Learning criminology inside
The School of Law is developing prison-based education in criminology in which University of Manchester undergraduates and students in prison learn together.
The School of Law is developing a pilot project called ‘Learning Criminology Inside’ in collaboration with HMP Risley. This collaboration will allow ten of HMP Risley’s male prisoners to sit a ten-week University of Manchester module, ‘From Imprisonment to Rehabilitation’, inside the Prison’s education setting, alongside ten third-year BA Criminology students.
They will debate the readings and lectures in the context of real-world examples, learning from each other. Prison-based students will also have access to the lectures as podcasts which they will listen to as a group. The two principle theories covered, risk management and rehabilitation, will be critiqued with the advantage of including prisoner voices.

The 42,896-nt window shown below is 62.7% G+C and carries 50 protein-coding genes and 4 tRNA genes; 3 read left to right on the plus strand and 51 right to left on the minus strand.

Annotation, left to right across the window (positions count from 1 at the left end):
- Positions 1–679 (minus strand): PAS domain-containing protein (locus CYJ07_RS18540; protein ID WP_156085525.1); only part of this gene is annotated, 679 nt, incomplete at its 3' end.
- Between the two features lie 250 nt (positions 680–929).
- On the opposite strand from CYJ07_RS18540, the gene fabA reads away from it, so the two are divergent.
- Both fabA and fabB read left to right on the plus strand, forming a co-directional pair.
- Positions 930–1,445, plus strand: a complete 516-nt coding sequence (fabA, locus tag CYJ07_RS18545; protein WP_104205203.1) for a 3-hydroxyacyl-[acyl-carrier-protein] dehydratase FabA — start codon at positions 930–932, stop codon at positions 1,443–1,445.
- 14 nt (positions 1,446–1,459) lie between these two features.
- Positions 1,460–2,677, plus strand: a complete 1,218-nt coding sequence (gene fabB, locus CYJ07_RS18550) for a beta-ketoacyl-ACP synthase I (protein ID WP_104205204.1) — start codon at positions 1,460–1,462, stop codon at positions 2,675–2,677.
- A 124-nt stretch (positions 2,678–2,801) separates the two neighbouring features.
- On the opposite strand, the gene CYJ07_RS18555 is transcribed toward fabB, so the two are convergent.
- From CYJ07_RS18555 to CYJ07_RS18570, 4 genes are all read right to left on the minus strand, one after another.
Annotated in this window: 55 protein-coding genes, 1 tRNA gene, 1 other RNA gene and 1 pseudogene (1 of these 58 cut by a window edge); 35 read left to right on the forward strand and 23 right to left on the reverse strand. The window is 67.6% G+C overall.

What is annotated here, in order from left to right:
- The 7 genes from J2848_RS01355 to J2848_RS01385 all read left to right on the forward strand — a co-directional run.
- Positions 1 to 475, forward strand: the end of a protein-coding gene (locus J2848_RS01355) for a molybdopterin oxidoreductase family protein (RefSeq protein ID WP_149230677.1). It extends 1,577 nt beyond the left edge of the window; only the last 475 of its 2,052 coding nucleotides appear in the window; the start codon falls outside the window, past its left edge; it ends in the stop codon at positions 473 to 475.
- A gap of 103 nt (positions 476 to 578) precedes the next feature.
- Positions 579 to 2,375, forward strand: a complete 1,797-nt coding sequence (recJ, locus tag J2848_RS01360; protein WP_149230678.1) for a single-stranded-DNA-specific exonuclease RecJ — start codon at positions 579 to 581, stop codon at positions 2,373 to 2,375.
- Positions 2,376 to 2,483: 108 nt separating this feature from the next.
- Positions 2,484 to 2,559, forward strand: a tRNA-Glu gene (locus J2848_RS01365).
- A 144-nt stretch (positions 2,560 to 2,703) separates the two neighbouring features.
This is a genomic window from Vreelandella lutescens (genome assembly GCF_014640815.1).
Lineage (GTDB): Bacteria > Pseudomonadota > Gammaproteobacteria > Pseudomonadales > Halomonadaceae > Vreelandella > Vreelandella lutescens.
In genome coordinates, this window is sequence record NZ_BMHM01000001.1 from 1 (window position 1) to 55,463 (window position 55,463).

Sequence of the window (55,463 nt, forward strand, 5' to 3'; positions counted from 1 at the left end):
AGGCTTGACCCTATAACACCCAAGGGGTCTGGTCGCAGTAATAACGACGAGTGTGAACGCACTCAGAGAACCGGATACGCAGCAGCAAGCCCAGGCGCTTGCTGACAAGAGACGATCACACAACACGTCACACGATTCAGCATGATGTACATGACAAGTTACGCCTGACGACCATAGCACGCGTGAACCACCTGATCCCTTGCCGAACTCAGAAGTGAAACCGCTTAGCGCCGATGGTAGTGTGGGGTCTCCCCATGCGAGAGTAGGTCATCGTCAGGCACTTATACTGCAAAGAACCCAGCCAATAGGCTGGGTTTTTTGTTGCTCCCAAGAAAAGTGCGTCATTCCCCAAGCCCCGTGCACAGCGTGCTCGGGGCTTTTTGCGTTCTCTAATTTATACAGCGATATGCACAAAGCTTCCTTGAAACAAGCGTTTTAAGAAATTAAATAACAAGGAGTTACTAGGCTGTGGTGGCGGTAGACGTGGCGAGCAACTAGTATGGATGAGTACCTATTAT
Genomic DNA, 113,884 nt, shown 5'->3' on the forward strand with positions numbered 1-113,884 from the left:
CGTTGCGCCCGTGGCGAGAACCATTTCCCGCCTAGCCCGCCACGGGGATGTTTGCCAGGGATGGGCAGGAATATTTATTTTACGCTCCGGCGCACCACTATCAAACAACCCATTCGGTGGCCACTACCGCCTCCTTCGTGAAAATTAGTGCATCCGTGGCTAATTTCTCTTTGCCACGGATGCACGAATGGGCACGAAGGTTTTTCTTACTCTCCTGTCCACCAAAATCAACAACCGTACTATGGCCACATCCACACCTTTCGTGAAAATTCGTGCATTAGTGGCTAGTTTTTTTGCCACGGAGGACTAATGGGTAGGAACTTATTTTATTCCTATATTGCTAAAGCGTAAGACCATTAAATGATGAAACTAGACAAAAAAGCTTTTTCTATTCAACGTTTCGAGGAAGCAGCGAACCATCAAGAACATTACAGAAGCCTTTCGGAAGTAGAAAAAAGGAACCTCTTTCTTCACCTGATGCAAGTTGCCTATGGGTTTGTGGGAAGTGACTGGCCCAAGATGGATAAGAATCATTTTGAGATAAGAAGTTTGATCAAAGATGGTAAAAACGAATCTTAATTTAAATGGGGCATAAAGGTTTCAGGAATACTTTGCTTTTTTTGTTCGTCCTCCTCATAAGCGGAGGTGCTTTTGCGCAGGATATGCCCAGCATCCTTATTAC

Students will also consider issues involving different types of prisoners (e.g. women, young people, domestic violence perpetrators and those with mental health issues), how they are currently managed, and how they might be better approached from newer perspectives.
Dame Sally Coates in her 2016 review of education in prison, called for more higher education opportunities, more informal learning, and for more connections between prisons and universities. Access to higher education in prison is scarce and has increasingly become more difficult to access. A major issue for prisons is that prison education is primarily for the provision of basic skills and education for employability, not higher education.